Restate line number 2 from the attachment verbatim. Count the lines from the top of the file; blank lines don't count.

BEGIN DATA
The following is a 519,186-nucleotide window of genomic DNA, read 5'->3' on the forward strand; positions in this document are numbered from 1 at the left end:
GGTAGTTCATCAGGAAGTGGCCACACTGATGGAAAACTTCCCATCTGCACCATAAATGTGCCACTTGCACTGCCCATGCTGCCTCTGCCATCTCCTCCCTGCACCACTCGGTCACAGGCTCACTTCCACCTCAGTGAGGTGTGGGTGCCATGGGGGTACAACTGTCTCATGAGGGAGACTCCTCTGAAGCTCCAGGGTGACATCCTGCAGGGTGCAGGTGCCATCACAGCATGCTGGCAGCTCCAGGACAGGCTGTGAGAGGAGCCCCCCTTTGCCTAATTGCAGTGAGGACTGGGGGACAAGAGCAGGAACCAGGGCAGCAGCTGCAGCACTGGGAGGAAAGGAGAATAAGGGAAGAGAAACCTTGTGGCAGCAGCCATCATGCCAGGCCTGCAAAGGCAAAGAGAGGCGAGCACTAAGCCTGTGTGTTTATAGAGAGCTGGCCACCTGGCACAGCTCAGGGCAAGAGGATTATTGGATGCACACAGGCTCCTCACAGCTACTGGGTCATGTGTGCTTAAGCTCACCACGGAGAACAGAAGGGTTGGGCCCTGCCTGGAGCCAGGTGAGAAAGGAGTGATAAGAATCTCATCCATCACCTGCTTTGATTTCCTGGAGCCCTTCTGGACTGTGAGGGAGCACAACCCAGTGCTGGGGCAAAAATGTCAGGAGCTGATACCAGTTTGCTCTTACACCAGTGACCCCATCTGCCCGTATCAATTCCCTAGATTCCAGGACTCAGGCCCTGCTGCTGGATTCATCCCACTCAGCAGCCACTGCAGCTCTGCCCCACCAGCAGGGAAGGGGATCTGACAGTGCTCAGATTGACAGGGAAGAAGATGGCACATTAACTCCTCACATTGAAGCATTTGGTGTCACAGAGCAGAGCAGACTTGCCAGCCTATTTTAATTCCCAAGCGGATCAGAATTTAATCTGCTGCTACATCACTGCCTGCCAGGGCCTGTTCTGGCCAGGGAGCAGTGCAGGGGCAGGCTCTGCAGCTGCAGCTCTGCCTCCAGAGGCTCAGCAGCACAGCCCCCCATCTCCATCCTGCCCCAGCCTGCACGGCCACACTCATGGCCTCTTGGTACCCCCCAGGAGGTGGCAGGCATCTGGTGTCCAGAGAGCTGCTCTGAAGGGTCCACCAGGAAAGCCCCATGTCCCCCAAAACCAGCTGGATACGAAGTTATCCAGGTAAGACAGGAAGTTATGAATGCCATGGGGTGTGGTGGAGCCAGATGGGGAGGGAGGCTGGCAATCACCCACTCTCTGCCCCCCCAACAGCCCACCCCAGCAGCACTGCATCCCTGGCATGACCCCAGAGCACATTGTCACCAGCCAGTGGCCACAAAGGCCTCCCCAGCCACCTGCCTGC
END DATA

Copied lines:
GGTAGTTCATCAGGAAGTGGCCACACTGATGGAAAACTTCCCATCTGCACCATAAATGTGCCACTTGCACTGCCCATGCTGCCTCTGCCATCTCCTCCCTGCACCACTCGGTCACAGGCTCACTTCCACCTCAGTGAGGTGTGGGTGCCATGGGGGTACAACTGTCTCATGAGGGAGACTCCTCTGAAGCTCCAGGGTGACATCCTGCAGGGTGCAGGTGCCATCACAGCATGCTGGCAGCTCCAGGACAGGCTGTGAGAGGAGCCCCCCTTTGCCTAATTGCAGTGAGGACTGGGGGACAAGAGCAGGAACCAGGGCAGCAGCTGCAGCACTGGGAGGAAAGGAGAATAAGGGAAGAGAAACCTTGTGGCAGCAGCCATCATGCCAGGCCTGCAAAGGCAAAGAGAGGCGAGCACTAAGCCTGTGTGTTTATAGAGAGCTGGCCACCTGGCACAGCTCAGGGCAAGAGGATTATTGGATGCACACAGGCTCCTCACAGCTACTGGGTCATGTGTGCTTAAGCTCACCACGGAGAACAGAAGGGTTGGGCCCTGCCTGGAGCCAGGTGAGAAAGGAGTGATAAGAATCTCATCCATCACCTGCTTTGATTTCCTGGAGCCCTTCTGGACTGTGAGGGAGCACAACCCAGTGCTGGGGCAAAAATGTCAGGAGCTGATACCAGTTTGCTCTTACACCAGTGACCCCATCTGCCCGTATCAATTCCCTAGATTCCAGGACTCAGGCCCTGCTGCTGGATTCATCCCACTCAGCAGCCACTGCAGCTCTGCCCCACCAGCAGGGAAGGGGATCTGACAGTGCTCAGATTGACAGGGAAGAAGATGGCACATTAACTCCTCACATTGAAGCATTTGGTGTCACAGAGCAGAGCAGACTTGCCAGCCTATTTTAATTCCCAAGCGGATCAGAATTTAATCTGCTGCTACATCACTGCCTGCCAGGGCCTGTTCTGGCCAGGGAGCAGTGCAGGGGCAGGCTCTGCAGCTGCAGCTCTGCCTCCAGAGGCTCAGCAGCACAGCCCCCCATCTCCATCCTGCCCCAGCCTGCACGGCCACACTCATGGCCTCTTGGTACCCCCCAGGAGGTGGCAGGCATCTGGTGTCCAGAGAGCTGCTCTGAAGGGTCCACCAGGAAAGCCCCATGTCCCCCAAAACCAGCTGGATACGAAGTTATCCAGGTAAGACAGGAAGTTATGAATGCCATGGGGTGTGGTGGAGCCAGATGGGGAGGGAGGCTGGCAATCACCCACTCTCTGCCCCCCCAACAGCCCACCCCAGCAGCACTGCATCCCTGGCATGACCCCAGAGCACATTGTCACCAGCCAGTGGCCACAAAGGCCTCCCCAGCCACCTGCCTGC